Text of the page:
Version tested: GameBoy Advance
You know, we pity the poor developers who get tasked with projects like this. We bet they don't ask for them. But these days, whether it's a 3D platformer or a complicated tactical shoot 'em up and spy sim, the publisher behind the purse strings always seems to want a GBA conversion. Ubi Soft is no exception. And that's why we should all be upstanding for the publisher's Montreal development studio, whose efforts have - against the odds - created damn near the best 2D sneak 'em up we've ever played.
2D approximations of successful console games often try to encapsulate what's good about their elder siblings, and Splinter Cell's GBA outing is no exception. The handheld version of Sam Fisher can do all the usual spy/hero crap - walking (direction) running (double-tap direction), jumping (A), hanging from ledges, clambering up and sliding down ladders and pipes, knocking people out with his fist (B), raising and lowering his weapon (L) and shooting people with it (L then B) - but he can also take advantage of a special intelligence-gathering camera, accessed by holding R, which lets the player pan around the screen with the directional pad, spying on guard positions and the various security cameras' sweeping fields of vision.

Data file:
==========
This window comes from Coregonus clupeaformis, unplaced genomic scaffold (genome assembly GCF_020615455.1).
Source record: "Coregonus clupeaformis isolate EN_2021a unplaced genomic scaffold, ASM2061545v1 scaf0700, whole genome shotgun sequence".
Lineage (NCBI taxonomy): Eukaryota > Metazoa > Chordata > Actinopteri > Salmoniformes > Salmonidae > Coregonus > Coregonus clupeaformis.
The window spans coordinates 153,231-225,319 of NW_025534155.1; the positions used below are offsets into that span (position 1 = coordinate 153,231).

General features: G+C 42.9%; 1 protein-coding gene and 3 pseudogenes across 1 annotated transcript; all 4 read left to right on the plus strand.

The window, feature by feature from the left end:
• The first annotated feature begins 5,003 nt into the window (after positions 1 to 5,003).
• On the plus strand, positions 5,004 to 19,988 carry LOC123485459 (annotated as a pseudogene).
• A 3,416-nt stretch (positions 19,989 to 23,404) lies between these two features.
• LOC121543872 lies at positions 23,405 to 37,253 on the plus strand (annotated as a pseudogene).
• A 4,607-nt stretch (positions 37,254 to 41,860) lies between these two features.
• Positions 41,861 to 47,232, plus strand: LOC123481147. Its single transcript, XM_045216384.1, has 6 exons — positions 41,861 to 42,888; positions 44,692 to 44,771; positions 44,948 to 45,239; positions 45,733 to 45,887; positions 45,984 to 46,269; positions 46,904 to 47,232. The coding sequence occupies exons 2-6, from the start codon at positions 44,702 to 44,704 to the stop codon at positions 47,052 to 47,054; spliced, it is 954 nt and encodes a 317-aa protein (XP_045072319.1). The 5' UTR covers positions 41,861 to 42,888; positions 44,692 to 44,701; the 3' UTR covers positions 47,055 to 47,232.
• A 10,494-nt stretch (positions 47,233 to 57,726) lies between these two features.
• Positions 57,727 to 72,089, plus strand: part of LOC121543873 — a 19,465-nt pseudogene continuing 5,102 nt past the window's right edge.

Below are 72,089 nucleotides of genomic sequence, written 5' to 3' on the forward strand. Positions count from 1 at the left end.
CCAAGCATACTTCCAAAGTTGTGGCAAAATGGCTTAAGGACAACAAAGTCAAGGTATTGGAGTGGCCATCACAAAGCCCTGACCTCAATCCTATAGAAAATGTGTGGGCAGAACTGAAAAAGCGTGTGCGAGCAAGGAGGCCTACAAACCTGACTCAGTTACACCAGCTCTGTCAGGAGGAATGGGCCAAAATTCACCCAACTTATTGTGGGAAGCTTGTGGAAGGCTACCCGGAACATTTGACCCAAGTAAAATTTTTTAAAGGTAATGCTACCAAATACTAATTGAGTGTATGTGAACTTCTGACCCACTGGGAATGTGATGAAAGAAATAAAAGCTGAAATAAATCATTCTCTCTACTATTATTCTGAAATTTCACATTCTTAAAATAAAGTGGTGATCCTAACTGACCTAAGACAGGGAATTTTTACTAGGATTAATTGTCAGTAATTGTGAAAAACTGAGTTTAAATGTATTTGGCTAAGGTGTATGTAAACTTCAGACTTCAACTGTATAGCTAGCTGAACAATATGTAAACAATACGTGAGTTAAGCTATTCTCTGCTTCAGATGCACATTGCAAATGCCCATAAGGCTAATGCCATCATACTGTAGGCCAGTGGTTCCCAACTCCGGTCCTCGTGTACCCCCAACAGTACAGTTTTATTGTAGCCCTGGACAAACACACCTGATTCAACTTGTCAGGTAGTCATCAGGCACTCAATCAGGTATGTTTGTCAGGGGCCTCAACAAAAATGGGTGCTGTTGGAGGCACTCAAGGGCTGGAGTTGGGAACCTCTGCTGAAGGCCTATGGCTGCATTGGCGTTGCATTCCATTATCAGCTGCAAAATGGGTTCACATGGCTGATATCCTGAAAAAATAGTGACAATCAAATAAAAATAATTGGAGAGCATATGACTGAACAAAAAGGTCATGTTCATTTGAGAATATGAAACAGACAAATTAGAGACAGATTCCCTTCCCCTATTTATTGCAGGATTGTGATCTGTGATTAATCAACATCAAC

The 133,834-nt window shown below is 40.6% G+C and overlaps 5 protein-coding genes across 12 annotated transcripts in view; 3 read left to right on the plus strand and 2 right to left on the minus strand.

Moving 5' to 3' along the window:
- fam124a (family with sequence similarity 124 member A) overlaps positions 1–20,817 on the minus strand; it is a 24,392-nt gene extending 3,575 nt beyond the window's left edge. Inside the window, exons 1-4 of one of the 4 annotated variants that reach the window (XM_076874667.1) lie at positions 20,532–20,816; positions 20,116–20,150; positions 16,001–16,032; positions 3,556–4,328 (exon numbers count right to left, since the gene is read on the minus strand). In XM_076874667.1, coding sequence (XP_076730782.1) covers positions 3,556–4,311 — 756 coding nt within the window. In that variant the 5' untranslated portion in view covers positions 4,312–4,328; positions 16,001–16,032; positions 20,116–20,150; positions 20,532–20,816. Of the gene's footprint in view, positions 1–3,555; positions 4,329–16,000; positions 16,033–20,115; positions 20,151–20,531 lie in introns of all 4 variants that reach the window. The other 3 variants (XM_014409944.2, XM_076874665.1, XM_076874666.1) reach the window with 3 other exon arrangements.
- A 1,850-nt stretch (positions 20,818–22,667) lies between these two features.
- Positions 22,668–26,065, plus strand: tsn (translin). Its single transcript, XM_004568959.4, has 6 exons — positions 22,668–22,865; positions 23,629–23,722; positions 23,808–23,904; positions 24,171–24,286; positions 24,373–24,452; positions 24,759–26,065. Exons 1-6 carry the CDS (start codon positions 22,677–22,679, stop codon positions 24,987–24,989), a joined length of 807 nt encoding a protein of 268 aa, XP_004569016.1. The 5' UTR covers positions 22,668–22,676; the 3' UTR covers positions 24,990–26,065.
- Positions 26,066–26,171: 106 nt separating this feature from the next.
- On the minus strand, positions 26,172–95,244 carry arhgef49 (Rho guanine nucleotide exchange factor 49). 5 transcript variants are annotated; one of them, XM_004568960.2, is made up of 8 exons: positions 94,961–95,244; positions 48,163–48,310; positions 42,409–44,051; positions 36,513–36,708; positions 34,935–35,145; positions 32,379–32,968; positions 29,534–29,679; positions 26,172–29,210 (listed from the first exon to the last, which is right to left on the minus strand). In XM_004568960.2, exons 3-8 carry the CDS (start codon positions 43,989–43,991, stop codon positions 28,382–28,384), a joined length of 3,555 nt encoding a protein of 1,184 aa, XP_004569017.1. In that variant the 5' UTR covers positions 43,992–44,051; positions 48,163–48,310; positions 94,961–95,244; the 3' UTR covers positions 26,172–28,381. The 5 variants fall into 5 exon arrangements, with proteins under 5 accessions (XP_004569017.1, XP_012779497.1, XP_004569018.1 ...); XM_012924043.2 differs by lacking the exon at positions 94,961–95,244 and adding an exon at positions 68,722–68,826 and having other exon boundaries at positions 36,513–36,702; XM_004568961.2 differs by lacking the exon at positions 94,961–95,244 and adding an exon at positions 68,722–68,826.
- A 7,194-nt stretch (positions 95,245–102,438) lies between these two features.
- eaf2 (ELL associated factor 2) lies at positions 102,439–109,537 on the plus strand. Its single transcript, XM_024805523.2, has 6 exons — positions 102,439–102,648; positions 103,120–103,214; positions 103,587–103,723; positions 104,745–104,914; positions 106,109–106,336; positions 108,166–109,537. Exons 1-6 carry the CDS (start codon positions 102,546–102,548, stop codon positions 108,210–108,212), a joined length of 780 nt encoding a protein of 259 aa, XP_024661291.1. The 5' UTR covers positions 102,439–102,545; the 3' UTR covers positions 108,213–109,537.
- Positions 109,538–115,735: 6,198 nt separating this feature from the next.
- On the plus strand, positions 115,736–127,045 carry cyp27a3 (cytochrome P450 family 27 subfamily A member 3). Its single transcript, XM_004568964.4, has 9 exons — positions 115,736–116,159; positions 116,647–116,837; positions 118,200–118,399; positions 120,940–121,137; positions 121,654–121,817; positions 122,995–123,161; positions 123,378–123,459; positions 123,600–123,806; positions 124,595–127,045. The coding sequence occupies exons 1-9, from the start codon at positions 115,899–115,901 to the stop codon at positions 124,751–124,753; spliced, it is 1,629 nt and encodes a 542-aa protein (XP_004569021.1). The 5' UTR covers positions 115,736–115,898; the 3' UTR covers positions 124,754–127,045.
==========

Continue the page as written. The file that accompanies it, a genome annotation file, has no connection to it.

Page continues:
Sam can also interact with much of the environment by pressing up on the directional pad at various points. When a shadowy enclave becomes apparent, Sam can duck into it, allowing him to hang around without alerting anyone, and if the lights go out or complex infrared security is in place, he can flick on night vision or thermal vision via the Start menu.